Tim and I are no strangers to controversy and debate. As agile coaches, we get challenged all the time. "TDD is a waste of time, it doesn't catch any defects, you don't want to go past 70% coverage," and so on. They sound like excuses to us. But we're patient, and perfectly willing to have rational discussions about concerns with TDD. And we're the first to admit that TDD is not a panacea.
Still, we haven't yet seen a better developer technique than TDD for shaping a quality design and sustaining constant, reasonable-cost change over the lifetime of a product. Yet: If you show us a better way, we'll start shouting it across the rooftops. We're not married to TDD, it just happens to be what we find the most effective and enjoyable way to code.
Many of the challenges to TDD come from the crowd that says, "write the code, then come back and write some unit tests." This is known as POUT (Plain Ol' Unit Testing), or what I prefer to call TAD (Test-After Development). The TAD proponents contend that its practical limit of about 70% coverage is good enough, and that there's little reason to write tests first a la TDD.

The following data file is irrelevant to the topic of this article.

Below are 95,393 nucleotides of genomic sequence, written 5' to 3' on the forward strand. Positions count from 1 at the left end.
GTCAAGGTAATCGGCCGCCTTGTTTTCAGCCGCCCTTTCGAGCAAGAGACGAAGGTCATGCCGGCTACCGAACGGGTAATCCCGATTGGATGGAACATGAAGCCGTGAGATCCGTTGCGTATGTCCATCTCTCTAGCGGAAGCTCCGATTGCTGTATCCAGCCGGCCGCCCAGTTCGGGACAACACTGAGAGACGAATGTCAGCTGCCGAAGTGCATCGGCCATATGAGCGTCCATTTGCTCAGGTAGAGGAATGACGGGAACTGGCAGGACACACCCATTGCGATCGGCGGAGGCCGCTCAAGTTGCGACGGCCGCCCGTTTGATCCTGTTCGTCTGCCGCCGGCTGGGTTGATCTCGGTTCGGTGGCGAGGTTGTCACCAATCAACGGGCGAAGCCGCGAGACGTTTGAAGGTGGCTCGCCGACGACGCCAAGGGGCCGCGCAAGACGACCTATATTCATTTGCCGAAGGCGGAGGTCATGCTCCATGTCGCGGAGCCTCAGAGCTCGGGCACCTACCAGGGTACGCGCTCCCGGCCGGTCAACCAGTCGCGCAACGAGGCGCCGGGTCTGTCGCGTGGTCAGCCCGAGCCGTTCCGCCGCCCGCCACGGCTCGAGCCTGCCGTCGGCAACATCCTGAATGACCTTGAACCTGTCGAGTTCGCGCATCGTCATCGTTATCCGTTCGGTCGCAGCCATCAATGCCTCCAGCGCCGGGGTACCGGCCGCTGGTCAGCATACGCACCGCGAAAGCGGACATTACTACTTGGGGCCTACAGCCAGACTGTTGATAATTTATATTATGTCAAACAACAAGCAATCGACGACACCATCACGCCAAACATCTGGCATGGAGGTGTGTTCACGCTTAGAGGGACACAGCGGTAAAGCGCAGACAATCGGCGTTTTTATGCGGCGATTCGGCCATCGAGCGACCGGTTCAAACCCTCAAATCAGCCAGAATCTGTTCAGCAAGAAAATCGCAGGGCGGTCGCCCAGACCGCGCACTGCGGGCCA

70% coverage is good enough for what? If you view unit testing as a means of identifying defects, perhaps it is good enough. After all, the other tests you have (acceptance and other integration-oriented tests) should help catch problems in the other 30%. But if you view tests instead as "things that enable your code to stay clean," i.e. as things that give you the confidence to refactor, then you realize that almost a third of your system isn't covered. That third of your system will become rigid and thus degrade fare more rapidly in quality over time. We've also found that it's often the more complex (and thus fragile) third of your system!
And why only 70%? On the surface, there should be little difference. Why would writing tests after generate any different result from writing tests first? "Untestable design" is one aspect of the answer, and "human nature" represents the bulk of the second part of the answer. Check out the card (front and back).